My Big Wimmelbook® - On the Farm: A Look-and-Find Book (Kids Tell the Story) (My Big Wimmelbooks) (Board book)
My Big Wimmelbooks let kids ages 2 to 5 be the storytellers with hours of seek-and-find hands-on learning—and fun!
This one-of-a-kind picture book features six panoramic scenes that are bursting with life—and tons to discover! First, your child will meet a colorful cast of characters: Jessie the handywoman, unlucky Cousin Grady, and more.
Then, as they explore the scenes—from the stable to the rodeo—children as young as two will have a blast pointing out recognizable things, while older kids will begin to find the star characters . . . and tell their stories!
It’s hours upon hours of fun—and an effortless introduction to literacy to boot.
Wimmelbooks originated in Germany decades ago and have become a worldwide sensation with children (and adults!) everywhere. My Big Wimmelbooks is the first-ever Wimmelbook series to feature Wimmelbooks as Wimmelbooks in English. They’ve been praised as “lively . . . and abounding with humor and detail” (WSJ), likely to “make any parent’s heart sing.” (NYT)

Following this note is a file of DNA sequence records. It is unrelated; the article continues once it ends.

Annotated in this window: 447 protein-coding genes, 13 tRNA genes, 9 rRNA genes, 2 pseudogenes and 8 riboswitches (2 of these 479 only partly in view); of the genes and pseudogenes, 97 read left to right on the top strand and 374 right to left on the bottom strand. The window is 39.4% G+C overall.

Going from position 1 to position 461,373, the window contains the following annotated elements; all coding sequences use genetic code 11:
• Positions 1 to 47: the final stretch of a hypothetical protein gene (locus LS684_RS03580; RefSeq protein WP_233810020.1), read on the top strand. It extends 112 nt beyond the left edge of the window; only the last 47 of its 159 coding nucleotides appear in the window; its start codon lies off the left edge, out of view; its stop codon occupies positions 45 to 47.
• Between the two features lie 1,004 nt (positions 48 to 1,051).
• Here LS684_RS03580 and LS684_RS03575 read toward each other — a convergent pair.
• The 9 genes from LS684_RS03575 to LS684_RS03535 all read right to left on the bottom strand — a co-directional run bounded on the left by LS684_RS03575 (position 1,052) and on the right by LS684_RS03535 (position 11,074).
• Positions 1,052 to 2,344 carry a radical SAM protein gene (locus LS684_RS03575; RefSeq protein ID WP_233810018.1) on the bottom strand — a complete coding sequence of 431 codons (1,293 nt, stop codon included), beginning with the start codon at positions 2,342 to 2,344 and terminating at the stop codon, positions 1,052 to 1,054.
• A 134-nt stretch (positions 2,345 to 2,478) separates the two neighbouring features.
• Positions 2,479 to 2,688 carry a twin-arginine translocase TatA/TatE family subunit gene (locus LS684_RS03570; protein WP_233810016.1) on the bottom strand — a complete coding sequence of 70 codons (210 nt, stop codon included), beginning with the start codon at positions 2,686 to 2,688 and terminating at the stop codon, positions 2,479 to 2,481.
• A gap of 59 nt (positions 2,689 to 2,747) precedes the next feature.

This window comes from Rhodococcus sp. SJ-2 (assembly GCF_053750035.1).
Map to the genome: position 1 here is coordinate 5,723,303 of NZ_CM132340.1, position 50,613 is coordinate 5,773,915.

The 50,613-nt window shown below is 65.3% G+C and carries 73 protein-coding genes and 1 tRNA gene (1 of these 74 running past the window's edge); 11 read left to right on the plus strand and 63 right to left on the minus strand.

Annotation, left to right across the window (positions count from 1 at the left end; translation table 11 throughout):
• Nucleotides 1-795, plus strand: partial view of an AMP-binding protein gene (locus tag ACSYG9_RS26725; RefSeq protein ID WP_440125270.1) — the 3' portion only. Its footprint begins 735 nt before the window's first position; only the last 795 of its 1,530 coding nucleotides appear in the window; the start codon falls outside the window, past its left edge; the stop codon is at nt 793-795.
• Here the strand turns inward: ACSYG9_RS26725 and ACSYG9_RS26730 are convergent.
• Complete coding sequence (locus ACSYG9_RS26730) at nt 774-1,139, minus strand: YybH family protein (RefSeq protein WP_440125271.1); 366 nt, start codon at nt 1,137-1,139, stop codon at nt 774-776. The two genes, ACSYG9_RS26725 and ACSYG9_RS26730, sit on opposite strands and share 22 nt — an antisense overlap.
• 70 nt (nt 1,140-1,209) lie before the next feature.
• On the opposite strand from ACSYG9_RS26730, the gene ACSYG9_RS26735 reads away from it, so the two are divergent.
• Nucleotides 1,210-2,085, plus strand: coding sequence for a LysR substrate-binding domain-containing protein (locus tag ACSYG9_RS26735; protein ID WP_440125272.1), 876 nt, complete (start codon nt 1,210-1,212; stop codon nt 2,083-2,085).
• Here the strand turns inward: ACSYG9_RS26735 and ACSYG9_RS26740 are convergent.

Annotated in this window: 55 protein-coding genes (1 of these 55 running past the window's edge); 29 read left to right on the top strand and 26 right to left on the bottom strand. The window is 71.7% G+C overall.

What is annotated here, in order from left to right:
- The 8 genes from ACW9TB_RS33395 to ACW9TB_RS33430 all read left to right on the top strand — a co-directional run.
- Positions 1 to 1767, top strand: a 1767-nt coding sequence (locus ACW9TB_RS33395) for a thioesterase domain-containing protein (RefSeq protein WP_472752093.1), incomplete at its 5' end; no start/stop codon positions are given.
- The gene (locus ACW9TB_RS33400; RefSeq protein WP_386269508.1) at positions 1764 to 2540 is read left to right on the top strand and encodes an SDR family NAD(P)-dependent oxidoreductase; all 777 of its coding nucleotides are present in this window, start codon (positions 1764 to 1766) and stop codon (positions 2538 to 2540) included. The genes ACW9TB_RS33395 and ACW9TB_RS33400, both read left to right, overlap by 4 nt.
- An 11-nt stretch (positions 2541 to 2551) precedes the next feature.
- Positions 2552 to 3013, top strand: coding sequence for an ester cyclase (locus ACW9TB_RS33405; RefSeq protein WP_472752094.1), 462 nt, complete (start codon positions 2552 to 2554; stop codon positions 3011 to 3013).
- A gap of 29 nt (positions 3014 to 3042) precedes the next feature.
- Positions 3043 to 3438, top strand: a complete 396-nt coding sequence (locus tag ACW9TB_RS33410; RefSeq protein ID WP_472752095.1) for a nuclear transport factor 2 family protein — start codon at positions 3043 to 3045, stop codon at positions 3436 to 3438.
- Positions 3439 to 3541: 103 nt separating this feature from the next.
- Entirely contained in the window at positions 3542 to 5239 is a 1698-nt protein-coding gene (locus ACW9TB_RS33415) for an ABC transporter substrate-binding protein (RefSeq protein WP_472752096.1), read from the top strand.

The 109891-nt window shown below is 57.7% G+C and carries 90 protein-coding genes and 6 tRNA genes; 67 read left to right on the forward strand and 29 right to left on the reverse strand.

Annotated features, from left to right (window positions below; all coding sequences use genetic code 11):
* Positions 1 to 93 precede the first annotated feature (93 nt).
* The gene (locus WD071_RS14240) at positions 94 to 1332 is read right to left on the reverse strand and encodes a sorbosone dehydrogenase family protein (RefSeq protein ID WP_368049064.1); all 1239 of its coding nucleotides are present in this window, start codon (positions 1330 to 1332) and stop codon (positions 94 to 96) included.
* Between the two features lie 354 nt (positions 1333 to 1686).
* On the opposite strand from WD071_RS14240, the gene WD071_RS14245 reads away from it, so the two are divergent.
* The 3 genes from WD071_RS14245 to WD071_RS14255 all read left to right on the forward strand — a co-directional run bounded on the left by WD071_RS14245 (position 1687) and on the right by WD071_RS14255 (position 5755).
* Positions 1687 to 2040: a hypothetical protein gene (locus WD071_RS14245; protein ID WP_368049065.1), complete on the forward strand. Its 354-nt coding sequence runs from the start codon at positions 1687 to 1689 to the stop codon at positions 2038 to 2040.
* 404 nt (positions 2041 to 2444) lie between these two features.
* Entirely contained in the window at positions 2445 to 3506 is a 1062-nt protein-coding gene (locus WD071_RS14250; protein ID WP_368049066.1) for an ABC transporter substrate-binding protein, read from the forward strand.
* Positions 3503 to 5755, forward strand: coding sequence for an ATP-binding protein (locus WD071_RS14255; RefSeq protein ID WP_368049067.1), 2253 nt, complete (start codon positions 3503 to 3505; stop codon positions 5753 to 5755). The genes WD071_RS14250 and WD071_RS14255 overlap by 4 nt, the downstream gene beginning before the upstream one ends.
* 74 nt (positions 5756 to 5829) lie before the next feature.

— The Wall Street Journal
You know the kid who can conjure an entire imaginary world by animating, say, the sugar packets she finds at the restaurant table? That one will thank you when you put any volume of My Big Wimmelbook in front of her. . . . Picture Richard Scarryesque, diorama-like spreads with a hint of Where’s Waldo junior detective. The combination should encourage long contemplative sit-downs that will make any parent’s heart sing.
— The New York Times Book Review
An opening spread outlines particular characters and objects for readers to locate, including a couple with a selfie stick, reporters on the scene, and a pizza delivery man. . . . The spreads aren’t as jam-packed as a typical Where’s Waldo panorama, allowing for younger readers to spot characters and objects with ease.
— Publishers Weekly
With My Big Wimmelbooks, kids experience their self-efficacy as something special, which makes them proud and, in turn, activates new ‘learning.’ The inner motivation that comes with their desire to satisfy their curiosity is the ultimate source of ongoing learning.
— Dr. Kristina Unterweger, educational psychologist